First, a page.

Alcohol will claim estimated 63,000 lives over next five years

  • Date: 27 July 2017

ALCOHOL-RELATED illness will be responsible for an estimated 63,000 deaths in the next five years, according to a new report from the University of Sheffield Alcohol Research Group.

The majority of these deaths will be due to alcoholic liver disease (22,500) and cancer (32,500). Modelling conducted as part of the research further estimates that between 2017 and 2022, the total cost to the NHS of alcohol-related illness and deaths will be £17 billion.

The Financial case for action on liver disease report has been published by the Foundation for Liver Research and urges the Government to implement a suite of policy measures designed to mitigate the rising health and financial burden of alcohol, including the introduction of minimum unit pricing (MUP), re-institution of alcohol duty escalator and advertising restrictions.

It estimates that a 50p MUP in England would save to public purse £1.1 billion within five years of implementation, with 1,150 fewer alcohol-related deaths, 74,500 fewer alcohol-related hospital admissions, and savings of £325.7m in healthcare costs and £710.9m in crime costs.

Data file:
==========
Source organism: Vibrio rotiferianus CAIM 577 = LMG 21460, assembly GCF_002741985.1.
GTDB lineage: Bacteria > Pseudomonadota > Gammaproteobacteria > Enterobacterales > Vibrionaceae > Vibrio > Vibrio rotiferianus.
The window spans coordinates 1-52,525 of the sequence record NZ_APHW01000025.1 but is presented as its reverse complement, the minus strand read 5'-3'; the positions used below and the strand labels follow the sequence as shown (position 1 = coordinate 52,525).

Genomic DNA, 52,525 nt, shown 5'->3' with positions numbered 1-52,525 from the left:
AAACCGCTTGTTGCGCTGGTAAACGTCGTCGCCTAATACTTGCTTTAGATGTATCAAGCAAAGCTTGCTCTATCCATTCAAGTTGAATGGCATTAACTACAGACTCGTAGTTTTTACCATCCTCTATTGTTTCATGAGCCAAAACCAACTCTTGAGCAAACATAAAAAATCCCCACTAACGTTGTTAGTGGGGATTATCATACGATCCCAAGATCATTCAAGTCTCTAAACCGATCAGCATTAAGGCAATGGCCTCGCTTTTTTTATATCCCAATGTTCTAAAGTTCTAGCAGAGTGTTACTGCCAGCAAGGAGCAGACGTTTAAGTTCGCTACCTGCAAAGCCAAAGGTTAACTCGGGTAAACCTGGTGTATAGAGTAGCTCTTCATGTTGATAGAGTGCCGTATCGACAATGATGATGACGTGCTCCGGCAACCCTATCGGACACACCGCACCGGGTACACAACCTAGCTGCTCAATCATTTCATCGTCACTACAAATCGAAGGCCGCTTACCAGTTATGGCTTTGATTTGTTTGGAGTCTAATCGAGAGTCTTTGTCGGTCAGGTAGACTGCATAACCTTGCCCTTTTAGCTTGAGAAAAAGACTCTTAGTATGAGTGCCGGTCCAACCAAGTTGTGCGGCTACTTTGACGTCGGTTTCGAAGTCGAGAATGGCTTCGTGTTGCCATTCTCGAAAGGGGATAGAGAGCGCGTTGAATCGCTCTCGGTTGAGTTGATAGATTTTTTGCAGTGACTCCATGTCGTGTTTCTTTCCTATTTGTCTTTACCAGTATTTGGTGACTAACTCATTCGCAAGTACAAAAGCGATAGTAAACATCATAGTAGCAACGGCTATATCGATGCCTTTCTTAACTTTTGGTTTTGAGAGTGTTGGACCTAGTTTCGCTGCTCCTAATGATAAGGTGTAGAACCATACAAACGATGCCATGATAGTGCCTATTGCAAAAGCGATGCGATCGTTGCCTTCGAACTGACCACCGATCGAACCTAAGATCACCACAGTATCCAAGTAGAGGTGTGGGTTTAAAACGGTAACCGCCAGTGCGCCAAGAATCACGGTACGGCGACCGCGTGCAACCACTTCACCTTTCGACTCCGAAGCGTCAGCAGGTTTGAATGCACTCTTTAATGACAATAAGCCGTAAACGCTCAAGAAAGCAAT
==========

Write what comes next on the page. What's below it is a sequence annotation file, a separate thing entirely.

Colin Angus, Research Fellow at the University of Sheffield and part of the Sheffield Alcohol Research Group who conducted the research, said: “These new findings show there will be 35 deaths and 2,300 hospital admissions due to alcohol every day in England over the next five years.

“We estimate this will cost the NHS £17billion at a time when healthcare resources are already overstretched. Our research also shows that policies such as Minimum Unit Pricing have the potential to significantly reduce this burden."

Professor Dame Parveen Kumar, BMA board of science chair, commented on the findings: “The BMA has repeatedly called for the introduction of minimum unit pricing across the UK – a call that is all the more urgent as 35 people a day in England are expected to die from alcohol misuse in the next five years.

"Minimum unit pricing in Canada has already seen a significant reduction in wholly alcohol related deaths. Time and again, it has been decisive, if overdue, action by successive governments, such as the public smoking ban, that has had more impact than a single doctor can have in a lifetime.

“While minimum pricing alone won’t solve all alcohol misuse problems, combined with work on education, marketing and the availability of alcohol, it will play an important role in reducing alcohol related harm and the financial burden this places on an already overstretched NHS.”

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